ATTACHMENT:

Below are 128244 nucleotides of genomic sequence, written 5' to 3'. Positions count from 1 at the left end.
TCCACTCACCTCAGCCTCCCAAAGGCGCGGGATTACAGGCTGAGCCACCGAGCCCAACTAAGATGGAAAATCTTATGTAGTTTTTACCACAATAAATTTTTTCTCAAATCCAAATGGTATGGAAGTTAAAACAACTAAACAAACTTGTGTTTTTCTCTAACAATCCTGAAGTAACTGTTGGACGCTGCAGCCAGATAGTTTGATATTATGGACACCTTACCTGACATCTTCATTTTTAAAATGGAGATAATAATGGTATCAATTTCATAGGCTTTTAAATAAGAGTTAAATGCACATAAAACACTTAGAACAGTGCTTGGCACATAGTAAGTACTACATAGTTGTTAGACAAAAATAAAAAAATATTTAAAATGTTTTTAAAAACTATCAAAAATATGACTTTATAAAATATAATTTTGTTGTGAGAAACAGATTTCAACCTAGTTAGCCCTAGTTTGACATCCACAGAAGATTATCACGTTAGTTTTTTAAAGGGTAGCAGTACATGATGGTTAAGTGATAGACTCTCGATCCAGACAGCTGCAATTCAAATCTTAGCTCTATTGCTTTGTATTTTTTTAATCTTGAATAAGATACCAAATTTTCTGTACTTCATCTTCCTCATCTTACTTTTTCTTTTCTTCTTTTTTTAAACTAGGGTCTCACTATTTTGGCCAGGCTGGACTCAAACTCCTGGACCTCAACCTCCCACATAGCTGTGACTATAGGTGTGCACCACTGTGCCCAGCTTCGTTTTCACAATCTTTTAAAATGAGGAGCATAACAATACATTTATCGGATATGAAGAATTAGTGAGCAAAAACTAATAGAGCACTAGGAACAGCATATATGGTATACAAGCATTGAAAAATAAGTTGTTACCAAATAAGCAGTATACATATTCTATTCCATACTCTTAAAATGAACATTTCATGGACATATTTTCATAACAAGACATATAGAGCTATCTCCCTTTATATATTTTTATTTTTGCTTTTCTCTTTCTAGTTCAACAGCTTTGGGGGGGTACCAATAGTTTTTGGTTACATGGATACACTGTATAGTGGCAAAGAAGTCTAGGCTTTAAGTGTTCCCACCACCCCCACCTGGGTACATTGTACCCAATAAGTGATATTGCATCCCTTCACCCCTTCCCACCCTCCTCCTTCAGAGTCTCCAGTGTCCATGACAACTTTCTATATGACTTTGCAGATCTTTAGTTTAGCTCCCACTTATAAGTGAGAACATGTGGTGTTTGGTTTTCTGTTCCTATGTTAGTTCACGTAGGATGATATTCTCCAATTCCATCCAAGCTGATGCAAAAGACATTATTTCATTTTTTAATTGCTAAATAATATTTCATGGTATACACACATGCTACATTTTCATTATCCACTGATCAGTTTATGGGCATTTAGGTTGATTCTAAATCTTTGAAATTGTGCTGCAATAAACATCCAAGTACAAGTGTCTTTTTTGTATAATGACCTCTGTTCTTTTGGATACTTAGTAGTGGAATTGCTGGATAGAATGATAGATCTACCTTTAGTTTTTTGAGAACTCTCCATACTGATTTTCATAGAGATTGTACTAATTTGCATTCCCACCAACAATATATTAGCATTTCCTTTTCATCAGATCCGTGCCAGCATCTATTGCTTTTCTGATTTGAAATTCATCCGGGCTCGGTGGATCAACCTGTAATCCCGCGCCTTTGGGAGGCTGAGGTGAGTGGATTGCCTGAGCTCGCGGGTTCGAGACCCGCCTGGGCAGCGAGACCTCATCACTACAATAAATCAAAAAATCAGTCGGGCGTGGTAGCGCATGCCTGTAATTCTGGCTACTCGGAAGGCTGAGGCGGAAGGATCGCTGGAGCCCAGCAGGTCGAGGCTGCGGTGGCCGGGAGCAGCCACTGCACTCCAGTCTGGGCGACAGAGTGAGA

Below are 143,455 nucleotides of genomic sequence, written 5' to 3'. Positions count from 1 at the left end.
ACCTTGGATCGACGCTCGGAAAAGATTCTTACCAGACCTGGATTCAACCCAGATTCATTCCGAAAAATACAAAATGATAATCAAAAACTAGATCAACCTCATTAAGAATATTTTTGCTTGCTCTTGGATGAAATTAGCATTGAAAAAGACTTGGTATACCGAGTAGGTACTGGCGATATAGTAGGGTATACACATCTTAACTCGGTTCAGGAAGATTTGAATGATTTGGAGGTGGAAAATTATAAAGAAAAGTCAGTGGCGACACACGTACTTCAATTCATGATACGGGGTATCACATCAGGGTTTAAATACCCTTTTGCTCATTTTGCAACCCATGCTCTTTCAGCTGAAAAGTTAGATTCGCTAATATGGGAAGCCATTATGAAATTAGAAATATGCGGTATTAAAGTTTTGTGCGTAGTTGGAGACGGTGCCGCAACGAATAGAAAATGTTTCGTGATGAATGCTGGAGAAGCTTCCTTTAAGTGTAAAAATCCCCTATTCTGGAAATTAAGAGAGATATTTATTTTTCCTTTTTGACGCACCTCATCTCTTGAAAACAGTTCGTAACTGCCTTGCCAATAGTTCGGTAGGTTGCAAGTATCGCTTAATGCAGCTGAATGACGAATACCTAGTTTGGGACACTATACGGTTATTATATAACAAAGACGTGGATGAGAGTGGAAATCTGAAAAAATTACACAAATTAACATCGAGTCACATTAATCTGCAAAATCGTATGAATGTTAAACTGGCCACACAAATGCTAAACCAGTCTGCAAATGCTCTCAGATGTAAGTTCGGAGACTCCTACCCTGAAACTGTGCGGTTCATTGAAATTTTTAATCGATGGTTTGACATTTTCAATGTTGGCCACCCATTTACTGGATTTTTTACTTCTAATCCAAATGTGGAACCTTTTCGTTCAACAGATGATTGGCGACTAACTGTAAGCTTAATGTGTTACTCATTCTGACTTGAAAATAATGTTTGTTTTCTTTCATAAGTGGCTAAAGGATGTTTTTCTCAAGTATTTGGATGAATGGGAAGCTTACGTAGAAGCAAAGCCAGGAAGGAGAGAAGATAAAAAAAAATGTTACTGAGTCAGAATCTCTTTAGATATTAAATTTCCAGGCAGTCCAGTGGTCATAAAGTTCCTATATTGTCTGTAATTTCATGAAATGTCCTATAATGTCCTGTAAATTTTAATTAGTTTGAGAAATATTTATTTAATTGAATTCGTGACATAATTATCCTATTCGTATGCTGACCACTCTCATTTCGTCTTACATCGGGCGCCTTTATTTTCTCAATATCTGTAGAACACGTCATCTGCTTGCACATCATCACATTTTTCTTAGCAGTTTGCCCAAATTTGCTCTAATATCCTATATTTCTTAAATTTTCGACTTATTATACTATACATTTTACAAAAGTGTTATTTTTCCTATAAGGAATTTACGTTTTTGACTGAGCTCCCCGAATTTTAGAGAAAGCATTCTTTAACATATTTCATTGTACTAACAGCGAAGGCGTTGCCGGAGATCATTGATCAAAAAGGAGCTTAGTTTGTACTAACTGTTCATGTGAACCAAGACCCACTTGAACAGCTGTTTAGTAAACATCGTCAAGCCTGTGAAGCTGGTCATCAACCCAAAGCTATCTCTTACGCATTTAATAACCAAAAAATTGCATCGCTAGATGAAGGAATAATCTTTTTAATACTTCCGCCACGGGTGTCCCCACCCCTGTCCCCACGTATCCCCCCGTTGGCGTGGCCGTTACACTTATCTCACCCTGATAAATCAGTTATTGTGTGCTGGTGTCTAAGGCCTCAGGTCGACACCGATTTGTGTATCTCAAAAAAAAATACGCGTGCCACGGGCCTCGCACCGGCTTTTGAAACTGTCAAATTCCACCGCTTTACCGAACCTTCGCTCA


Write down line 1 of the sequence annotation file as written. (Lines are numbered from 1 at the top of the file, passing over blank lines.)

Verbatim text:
Below are 128244 nucleotides of genomic sequence, written 5' to 3'. Positions count from 1 at the left end.